• Cook the potatoes in their skin (new potatoes or salad potatoes). You can use slightly warm potatoes for this, or cooled ones straight out of the fridge. The most important part is to dress them just before serving.

For the dressing

  • Whisk the liquids, mustard and sugar until the sugar has dissolved, then fold in the chopped shallot and dill. Pour the dressing over the potatoes and make sure each potato is coated.

Scandi BBQ time (and the best sausages ever)

July 21, 2017 | Leave a comment

 

Scandi BBQ time (and the best sausages ever)

We love a good Barbeque – and now that the sun has gone a bit, we can enjoy some nice Scandi weather: bit of rain, bit of overcast and a delightful 20 degrees – a temperature at which we Northern people thrive well.

Fancy trying a few Scandi sausages next time you fire up the grill? These ones are super nice – from the makers Per I Viken based in Skåne, Southern Sweden. We searched high and low for the best, best ones – and these are it. We think they are absolutely perfect.

Chili & Cheese

A bit of extra spice – the Chili & Cheese is best with ketchup and just with a lovely potato salad on the side.

Salsiccia

This is one of our BBQ favourites combining the flavours of Italy with Swedish locally sourced meat to produce a succulent banger with loads of flavour. This sausage is gluten-free and lactose-free. We love the name Don Persson!

 

Grill Sausage (Korv)

The perfect BBQ sausage and the most common Scandi option. Grill for 5-6 minutes over hot coals – this one is delicious with a good strong mustard or even in a hotdog bun with all the usual toppings.

Side dishes

Corn on the cob with Västerbotten cheese

Once the meat is done, brush pre-boiled corn on the cob with some butter and season – then cook on the BBQ to heat through. Once it has a good colour and heat, roll finely grated vasterbotten cheese and some finely chopped parsley.

The quick Potato Salad (serves 5-6)

      • Cooked, cold new potatoes (around 1 kilo)
      • A small bag of radishes, very finely sliced
      • 3 Spring onion, finely sliced
      • Half mayo half crème fraiche mixed with:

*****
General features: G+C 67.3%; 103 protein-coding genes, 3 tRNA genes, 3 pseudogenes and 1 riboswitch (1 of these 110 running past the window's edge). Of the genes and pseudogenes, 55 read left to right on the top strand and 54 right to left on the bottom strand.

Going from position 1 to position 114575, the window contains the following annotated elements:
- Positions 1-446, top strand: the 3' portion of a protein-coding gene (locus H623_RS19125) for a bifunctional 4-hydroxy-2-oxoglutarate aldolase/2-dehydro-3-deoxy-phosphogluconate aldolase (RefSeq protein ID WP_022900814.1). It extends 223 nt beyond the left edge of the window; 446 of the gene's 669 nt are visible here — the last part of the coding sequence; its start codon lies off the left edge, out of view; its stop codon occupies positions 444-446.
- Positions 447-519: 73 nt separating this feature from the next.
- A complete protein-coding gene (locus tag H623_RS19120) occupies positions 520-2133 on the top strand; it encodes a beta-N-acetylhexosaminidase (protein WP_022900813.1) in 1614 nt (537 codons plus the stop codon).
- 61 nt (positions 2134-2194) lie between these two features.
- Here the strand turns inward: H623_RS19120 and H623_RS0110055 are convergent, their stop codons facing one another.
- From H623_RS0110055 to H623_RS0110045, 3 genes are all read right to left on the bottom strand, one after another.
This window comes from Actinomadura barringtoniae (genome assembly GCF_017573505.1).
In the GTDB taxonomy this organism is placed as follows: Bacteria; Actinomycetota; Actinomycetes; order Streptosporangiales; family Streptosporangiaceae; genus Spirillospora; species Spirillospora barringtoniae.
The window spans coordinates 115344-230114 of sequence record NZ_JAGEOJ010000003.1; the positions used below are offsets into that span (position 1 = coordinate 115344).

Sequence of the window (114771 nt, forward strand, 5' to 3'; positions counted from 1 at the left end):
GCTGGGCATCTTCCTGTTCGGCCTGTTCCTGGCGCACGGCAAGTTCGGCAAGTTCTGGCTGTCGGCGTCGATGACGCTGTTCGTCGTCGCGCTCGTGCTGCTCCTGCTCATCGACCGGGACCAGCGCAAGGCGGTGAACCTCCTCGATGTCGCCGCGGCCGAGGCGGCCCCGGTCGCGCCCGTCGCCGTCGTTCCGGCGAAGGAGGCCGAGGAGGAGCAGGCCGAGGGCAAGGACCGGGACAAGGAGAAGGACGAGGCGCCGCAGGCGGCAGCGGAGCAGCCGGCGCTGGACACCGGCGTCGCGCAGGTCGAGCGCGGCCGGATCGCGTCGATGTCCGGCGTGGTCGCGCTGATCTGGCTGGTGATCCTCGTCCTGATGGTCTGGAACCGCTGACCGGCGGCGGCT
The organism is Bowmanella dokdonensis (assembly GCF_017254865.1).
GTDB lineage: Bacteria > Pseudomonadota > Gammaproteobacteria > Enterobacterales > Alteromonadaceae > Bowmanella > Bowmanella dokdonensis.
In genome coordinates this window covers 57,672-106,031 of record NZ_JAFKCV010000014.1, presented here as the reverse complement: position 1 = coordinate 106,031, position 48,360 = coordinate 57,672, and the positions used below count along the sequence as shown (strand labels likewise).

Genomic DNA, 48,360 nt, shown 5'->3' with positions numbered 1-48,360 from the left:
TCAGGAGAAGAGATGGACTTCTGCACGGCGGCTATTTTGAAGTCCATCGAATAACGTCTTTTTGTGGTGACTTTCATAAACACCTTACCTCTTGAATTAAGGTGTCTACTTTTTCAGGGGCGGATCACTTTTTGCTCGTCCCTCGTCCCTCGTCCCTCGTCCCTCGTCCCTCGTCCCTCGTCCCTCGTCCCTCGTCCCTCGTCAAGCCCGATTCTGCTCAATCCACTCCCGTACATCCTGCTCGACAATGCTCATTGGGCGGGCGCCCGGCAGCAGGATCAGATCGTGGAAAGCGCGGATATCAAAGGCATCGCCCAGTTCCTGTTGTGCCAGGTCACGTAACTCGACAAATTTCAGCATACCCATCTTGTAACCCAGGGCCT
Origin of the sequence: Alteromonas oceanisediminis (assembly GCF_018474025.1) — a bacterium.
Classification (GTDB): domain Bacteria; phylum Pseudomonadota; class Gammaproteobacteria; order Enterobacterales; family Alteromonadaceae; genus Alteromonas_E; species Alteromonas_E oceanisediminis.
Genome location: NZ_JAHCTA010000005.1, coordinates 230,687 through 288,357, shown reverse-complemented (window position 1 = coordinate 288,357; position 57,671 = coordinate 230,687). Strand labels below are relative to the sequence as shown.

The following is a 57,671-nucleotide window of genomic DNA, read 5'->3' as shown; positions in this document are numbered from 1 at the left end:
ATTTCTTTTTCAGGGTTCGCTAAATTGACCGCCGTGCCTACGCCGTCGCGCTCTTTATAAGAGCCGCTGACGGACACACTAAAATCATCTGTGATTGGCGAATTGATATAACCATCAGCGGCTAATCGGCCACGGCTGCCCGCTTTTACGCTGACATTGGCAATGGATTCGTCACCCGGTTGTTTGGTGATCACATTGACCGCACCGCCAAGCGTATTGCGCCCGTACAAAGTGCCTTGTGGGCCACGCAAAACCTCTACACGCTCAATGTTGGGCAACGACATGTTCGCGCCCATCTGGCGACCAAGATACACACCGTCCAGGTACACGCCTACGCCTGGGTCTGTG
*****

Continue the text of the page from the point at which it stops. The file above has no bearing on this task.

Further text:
• Lemon juice, salt, pepper, 1 good tsp Dijon mustard.

Mix all the veg, mix the dressing separately –and then combine. The amount of mayo really depends on you and your mayo-needs. I use a good squirt of both (2-4 tbsp) – but really, make it creamy or make it light and just adjust seasoning to fit.

Don’t have a barbecue? You can grill these sausages in your oven too, cover your table in salads and condiments and have a picnic on the floor. Or just eat at the table. Up to you!

Browse our sausages here – we deliver next working day UK wide. Do let us know what you think of these if you try them!

 

7 Ways to a Danish Person’s Heart

July 13, 2017 | Leave a comment

7 easy ways to a Danish person’s heart (via the tummy)

Remoulade

Eat it with fish. Eat it with chips. Eat it on a roast beef sandwich. Eat it on your hotdog. Eat it with chicken. Eat it with meatballs. Eat some more fries with remoulade. Eat it any way you like – and the Danes like it every which way…

Stryhns Liverpate

Look, it’s a big unattractive packet. We know. And it’s 500g of the stuff so you need to love it to buy it. But this product is the thing the Danes long for, so much, with bells on. Pork liver pate, the exact brand that their Mums buy when they are back home visiting. The most popular in all of the land – every fridge has an open packet. Best way to eat it is on seeded rye bread – with either sliced cucumber or crispy onion on top. Or beetroot. Add remoulade, if you are heathen. Some do (it’s weird).

Flødeboller

If you ever try to tell a Dane that tea cakes are the same as Flødeboller, they’ll look at your with wide eyes and think you are mad. It is just not. Not at all. This is our good stuff, the stuff of birthday parties and summer days in the summer house. A little wafer base topped with marshmallow fluff and chocolate and some coconut.

Koldskål

Every summer, Danes get homesick for this buttermilk soup. Enjoy cold, just as it is – with little kammerjunker biscuits on top and maybe some fresh strawberries. A beautiful summer dessert. Also, if you ever want to make a homesick Dane happy…

Super Piratos